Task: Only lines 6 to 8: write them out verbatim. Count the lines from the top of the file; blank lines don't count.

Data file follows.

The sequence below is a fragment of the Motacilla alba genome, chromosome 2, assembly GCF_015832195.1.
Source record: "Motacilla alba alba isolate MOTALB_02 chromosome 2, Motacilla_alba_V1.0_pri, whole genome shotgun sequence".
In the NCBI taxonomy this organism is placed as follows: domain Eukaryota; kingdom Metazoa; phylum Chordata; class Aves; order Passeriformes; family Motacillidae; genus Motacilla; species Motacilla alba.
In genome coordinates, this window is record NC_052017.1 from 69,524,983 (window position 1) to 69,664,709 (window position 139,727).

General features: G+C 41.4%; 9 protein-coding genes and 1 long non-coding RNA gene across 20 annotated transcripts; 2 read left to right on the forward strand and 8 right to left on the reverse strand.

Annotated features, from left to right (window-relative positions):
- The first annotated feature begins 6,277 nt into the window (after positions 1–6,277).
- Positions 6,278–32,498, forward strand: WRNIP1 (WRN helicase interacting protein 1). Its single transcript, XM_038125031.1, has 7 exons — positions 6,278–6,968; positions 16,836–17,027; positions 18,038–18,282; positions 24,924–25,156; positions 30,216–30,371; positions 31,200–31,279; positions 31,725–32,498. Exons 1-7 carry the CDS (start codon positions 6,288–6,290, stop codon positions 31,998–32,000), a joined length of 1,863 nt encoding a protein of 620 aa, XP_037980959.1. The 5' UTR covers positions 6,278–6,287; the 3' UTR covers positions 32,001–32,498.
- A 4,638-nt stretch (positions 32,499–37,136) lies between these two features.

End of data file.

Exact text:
Annotated features, from left to right (window-relative positions):
- The first annotated feature begins 6,277 nt into the window (after positions 1–6,277).
- Positions 6,278–32,498, forward strand: WRNIP1 (WRN helicase interacting protein 1). Its single transcript, XM_038125031.1, has 7 exons — positions 6,278–6,968; positions 16,836–17,027; positions 18,038–18,282; positions 24,924–25,156; positions 30,216–30,371; positions 31,200–31,279; positions 31,725–32,498. Exons 1-7 carry the CDS (start codon positions 6,288–6,290, stop codon positions 31,998–32,000), a joined length of 1,863 nt encoding a protein of 620 aa, XP_037980959.1. The 5' UTR covers positions 6,278–6,287; the 3' UTR covers positions 32,001–32,498.